Bloomberg Media is continuing to expand its global reach with the launch of its first dedicated website for Asia.
The site follows a European site launched earlier this year and comes as the company has set new priorities that include concentrating on its core of global business and finance reporting; and more collaboration across its sprawling reporting staff. Asia figured big in Bloomberg’s priorities that were recently laid out by its powerful new editor in chief John Micklethwait.
Micklethwait mentioned Asia multiple times in the memo setting forth the company blueprint, writing that Bloomberg was too focused on established markets and not enough on emerging ones including Asia. “We are far more parochial than the capitalism we are trying to chronicle,” he wrote.
The Asia site will be English-language and run by a Hong Kong-based team of five new hires led by Anjali Kapoor, formerly of Canada’s Globe and Mail, and supported by Bloomberg’s 500 reporters across 24 cities in Asia. That’s a lot for one site to cover, but the company said that given the interconnectedness of the region’s economy, a pan-Asian approach made sense.
The Asia operation also will reflect recent staff streamlining efforts: After Mike Bloomberg returned to run the company he founded, separate news staffs for the terminal and Bloomberg’s media arm were merged.
Bloomberg Media is part of the much larger Bloomberg LP, which makes its money from the sale of financial news and data delivered on its terminal service. In that sense, the Asia expansion serves two purposes: that of selling advertising to marketers wanting to reach its financial audience, and ultimately, serving the mother ship by helping it sell terminal subscriptions in the region as sales have slowed in recent years in its home market of the U.S.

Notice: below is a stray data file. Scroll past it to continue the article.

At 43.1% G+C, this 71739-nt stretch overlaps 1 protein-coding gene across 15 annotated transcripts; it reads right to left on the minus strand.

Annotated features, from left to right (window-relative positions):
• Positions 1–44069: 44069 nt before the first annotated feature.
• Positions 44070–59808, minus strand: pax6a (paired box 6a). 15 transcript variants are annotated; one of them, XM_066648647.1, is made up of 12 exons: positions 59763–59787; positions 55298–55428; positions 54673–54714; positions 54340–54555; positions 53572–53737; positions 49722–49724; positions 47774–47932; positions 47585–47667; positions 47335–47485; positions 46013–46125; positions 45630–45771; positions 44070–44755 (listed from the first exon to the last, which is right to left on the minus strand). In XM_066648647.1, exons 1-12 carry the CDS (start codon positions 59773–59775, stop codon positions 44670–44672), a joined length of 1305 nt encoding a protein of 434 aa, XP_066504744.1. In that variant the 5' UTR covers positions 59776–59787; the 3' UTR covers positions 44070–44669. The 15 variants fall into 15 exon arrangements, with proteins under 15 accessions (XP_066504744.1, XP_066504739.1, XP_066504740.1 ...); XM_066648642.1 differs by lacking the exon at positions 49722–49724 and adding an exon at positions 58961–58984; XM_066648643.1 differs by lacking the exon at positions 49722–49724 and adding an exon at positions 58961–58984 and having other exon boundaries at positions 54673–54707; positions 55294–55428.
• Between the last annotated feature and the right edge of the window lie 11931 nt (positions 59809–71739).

“Asia is obviously the key growth market for the future, both for Bloomberg LP and Bloomberg Media, too,” Bloomberg Media CEO Justin Smith told Digiday.
With its explosive growth and potential for new audiences, Western media outlets can hardly avoid China. Doing independent journalism in China has proved tricky for Western media, though. Bloomberg’s own China coverage faced scrutiny a year ago when it reportedly quashed investigative stories about higher-ups in China, lest they hurt Bloomberg’s ability to sell terminals in that country.
In the release announcing the Asia launch, Bloomberg emphasized a focus on fast-moving business and financial news reporting for its growing audience of business and finance professionals there.
Micklethwait has consolidated power since arriving, leading to murmurs about what it meant for Smith’s future there. Smith declined to comment directly on the gossip, but in describing the Asia mission, Smith referred repeatedly to Micklethwait: “The business focus is to cover the stories and trends and reveal insights that will help business and financial executives do their jobs better. As John has written in his memo, that includes a major focus on the financial markets but also on business, technology, economics, what John has called power.”
Asked how Bloomberg will balance those tensions between its editorial and business-side interests, Smith said the company has a “phenomenal track record of covering business and financial news. The quality of our journalism and independence of it is there for everybody to see. We don’t pull our punches. We do great journalism, and it’s the same in Asia as the rest of the world.”
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